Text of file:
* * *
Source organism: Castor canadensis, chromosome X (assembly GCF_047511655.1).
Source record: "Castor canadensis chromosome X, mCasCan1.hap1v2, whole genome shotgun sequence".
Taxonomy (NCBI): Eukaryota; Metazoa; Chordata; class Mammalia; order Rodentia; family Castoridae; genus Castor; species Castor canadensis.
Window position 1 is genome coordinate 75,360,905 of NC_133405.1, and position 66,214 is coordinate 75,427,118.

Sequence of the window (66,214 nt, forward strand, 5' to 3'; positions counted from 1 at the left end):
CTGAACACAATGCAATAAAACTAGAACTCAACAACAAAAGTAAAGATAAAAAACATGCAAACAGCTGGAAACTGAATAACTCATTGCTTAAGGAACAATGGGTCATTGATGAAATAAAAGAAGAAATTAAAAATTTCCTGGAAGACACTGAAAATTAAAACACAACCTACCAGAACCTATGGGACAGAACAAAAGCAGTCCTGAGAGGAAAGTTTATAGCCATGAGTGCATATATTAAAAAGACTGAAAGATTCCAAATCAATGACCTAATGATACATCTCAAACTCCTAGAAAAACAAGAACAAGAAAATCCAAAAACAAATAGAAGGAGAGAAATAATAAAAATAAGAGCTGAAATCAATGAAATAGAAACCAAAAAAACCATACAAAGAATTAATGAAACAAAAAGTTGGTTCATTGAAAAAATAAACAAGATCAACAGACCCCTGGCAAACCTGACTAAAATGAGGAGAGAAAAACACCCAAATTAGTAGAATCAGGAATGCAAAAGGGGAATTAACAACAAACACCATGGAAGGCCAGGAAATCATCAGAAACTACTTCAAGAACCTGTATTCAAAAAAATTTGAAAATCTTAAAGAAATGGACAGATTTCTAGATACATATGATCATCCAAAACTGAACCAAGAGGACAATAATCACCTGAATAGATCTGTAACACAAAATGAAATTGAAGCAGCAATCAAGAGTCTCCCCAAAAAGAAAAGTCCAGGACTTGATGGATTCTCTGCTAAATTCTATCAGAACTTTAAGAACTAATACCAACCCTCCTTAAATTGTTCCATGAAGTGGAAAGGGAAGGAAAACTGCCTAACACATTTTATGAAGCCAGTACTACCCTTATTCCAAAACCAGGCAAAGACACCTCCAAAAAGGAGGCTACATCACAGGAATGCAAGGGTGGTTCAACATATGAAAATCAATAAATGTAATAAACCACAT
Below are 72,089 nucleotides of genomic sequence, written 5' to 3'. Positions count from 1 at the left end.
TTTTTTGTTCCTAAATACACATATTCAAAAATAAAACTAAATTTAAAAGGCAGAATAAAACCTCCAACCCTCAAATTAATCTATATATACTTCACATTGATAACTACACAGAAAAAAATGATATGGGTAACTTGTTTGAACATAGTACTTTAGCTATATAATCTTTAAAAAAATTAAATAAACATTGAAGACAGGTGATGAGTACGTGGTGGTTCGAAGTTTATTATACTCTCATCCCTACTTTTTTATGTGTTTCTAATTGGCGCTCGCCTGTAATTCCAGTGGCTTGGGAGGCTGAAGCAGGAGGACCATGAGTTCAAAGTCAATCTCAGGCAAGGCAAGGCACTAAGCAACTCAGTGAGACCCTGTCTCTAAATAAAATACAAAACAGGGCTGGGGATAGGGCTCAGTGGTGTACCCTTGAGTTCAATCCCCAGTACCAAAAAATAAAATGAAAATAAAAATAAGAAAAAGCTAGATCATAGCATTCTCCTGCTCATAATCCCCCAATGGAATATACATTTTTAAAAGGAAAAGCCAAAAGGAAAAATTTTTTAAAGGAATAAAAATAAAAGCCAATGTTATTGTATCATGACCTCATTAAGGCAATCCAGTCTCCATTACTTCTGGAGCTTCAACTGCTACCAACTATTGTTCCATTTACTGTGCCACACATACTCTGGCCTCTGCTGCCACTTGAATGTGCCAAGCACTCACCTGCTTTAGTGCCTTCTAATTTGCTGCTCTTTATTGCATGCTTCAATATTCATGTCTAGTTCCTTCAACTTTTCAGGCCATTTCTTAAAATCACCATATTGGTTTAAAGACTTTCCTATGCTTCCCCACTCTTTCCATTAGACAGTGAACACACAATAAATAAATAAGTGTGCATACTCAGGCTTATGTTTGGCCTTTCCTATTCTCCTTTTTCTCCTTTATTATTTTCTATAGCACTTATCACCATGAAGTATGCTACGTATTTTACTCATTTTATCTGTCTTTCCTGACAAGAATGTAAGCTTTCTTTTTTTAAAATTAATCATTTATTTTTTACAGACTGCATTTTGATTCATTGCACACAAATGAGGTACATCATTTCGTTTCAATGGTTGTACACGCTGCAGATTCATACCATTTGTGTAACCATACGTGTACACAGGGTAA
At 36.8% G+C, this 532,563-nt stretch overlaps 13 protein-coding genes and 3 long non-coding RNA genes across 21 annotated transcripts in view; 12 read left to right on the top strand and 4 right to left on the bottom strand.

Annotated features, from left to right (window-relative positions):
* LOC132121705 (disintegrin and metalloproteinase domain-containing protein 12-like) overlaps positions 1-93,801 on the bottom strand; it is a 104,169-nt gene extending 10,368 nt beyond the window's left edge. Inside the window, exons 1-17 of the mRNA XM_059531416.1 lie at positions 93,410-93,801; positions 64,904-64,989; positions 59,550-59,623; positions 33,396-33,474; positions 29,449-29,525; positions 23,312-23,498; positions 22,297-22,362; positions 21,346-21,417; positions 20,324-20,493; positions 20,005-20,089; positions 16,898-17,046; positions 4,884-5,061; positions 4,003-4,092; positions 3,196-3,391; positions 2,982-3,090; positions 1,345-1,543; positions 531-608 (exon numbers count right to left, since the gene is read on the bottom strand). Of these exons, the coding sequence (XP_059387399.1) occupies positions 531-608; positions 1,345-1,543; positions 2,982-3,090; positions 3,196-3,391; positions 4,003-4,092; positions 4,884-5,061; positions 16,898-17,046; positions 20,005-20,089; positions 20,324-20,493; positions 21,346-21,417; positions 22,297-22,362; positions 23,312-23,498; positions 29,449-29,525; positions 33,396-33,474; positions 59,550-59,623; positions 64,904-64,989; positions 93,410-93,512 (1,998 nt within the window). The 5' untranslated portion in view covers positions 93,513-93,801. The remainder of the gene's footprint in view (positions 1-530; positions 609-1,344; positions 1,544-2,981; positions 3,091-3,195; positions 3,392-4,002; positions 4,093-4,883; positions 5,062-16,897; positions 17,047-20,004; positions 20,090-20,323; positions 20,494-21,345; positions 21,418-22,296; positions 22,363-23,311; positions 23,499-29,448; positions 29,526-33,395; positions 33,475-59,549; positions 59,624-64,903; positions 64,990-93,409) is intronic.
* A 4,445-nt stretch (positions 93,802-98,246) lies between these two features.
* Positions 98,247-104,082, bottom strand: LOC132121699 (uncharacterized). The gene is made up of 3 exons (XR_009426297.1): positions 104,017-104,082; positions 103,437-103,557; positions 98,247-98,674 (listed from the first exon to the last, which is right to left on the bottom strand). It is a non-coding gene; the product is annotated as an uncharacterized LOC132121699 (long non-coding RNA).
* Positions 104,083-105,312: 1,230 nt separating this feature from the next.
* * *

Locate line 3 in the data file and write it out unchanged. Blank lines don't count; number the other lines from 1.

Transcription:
Taxonomy (NCBI): Eukaryota; Metazoa; Chordata; class Mammalia; order Rodentia; family Castoridae; genus Castor; species Castor canadensis.